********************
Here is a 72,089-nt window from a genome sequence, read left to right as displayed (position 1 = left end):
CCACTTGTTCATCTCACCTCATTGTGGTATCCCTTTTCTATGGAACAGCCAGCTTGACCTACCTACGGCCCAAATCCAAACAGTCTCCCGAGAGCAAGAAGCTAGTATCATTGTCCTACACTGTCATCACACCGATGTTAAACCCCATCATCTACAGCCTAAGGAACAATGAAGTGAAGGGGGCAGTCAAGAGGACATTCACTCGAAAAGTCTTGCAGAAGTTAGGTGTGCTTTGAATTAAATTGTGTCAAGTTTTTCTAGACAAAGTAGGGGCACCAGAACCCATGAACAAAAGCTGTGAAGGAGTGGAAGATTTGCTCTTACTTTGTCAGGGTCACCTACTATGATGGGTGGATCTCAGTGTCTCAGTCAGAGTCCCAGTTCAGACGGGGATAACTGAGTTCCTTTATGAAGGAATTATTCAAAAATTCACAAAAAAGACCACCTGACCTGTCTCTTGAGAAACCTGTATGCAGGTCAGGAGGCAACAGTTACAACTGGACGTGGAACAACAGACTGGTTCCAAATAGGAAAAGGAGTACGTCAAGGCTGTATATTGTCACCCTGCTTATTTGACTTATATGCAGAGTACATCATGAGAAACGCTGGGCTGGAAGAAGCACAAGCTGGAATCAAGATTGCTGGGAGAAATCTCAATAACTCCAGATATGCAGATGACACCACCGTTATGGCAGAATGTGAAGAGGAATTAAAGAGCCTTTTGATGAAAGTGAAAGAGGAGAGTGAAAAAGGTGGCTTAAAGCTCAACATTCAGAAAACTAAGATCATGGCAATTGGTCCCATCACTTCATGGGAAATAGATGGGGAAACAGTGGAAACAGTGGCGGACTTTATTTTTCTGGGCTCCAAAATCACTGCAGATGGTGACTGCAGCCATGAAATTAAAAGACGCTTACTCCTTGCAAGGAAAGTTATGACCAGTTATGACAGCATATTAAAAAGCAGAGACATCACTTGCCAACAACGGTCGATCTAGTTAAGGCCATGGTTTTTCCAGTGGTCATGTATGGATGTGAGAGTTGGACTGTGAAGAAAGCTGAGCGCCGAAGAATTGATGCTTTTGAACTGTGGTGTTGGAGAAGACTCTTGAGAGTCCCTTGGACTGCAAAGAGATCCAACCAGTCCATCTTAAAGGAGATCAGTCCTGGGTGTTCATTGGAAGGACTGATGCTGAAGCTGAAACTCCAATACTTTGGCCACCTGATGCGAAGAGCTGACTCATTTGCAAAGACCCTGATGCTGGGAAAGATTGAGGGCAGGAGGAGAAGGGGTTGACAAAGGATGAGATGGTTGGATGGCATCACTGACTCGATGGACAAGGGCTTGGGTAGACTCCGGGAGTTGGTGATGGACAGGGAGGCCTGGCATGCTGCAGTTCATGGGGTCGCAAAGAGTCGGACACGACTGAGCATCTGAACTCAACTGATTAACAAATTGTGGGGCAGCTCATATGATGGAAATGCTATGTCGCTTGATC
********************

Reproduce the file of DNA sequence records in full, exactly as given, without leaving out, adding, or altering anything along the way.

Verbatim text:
Here is a 72,089-nt window from a genome sequence, read left to right as displayed (position 1 = left end):
CCACTTGTTCATCTCACCTCATTGTGGTATCCCTTTTCTATGGAACAGCCAGCTTGACCTACCTACGGCCCAAATCCAAACAGTCTCCCGAGAGCAAGAAGCTAGTATCATTGTCCTACACTGTCATCACACCGATGTTAAACCCCATCATCTACAGCCTAAGGAACAATGAAGTGAAGGGGGCAGTCAAGAGGACATTCACTCGAAAAGTCTTGCAGAAGTTAGGTGTGCTTTGAATTAAATTGTGTCAAGTTTTTCTAGACAAAGTAGGGGCACCAGAACCCATGAACAAAAGCTGTGAAGGAGTGGAAGATTTGCTCTTACTTTGTCAGGGTCACCTACTATGATGGGTGGATCTCAGTGTCTCAGTCAGAGTCCCAGTTCAGACGGGGATAACTGAGTTCCTTTATGAAGGAATTATTCAAAAATTCACAAAAAAGACCACCTGACCTGTCTCTTGAGAAACCTGTATGCAGGTCAGGAGGCAACAGTTACAACTGGACGTGGAACAACAGACTGGTTCCAAATAGGAAAAGGAGTACGTCAAGGCTGTATATTGTCACCCTGCTTATTTGACTTATATGCAGAGTACATCATGAGAAACGCTGGGCTGGAAGAAGCACAAGCTGGAATCAAGATTGCTGGGAGAAATCTCAATAACTCCAGATATGCAGATGACACCACCGTTATGGCAGAATGTGAAGAGGAATTAAAGAGCCTTTTGATGAAAGTGAAAGAGGAGAGTGAAAAAGGTGGCTTAAAGCTCAACATTCAGAAAACTAAGATCATGGCAATTGGTCCCATCACTTCATGGGAAATAGATGGGGAAACAGTGGAAACAGTGGCGGACTTTATTTTTCTGGGCTCCAAAATCACTGCAGATGGTGACTGCAGCCATGAAATTAAAAGACGCTTACTCCTTGCAAGGAAAGTTATGACCAGTTATGACAGCATATTAAAAAGCAGAGACATCACTTGCCAACAACGGTCGATCTAGTTAAGGCCATGGTTTTTCCAGTGGTCATGTATGGATGTGAGAGTTGGACTGTGAAGAAAGCTGAGCGCCGAAGAATTGATGCTTTTGAACTGTGGTGTTGGAGAAGACTCTTGAGAGTCCCTTGGACTGCAAAGAGATCCAACCAGTCCATCTTAAAGGAGATCAGTCCTGGGTGTTCATTGGAAGGACTGATGCTGAAGCTGAAACTCCAATACTTTGGCCACCTGATGCGAAGAGCTGACTCATTTGCAAAGACCCTGATGCTGGGAAAGATTGAGGGCAGGAGGAGAAGGGGTTGACAAAGGATGAGATGGTTGGATGGCATCACTGACTCGATGGACAAGGGCTTGGGTAGACTCCGGGAGTTGGTGATGGACAGGGAGGCCTGGCATGCTGCAGTTCATGGGGTCGCAAAGAGTCGGACACGACTGAGCATCTGAACTCAACTGATTAACAAATTGTGGGGCAGCTCATATGATGGAAATGCTATGTCGCTTGATC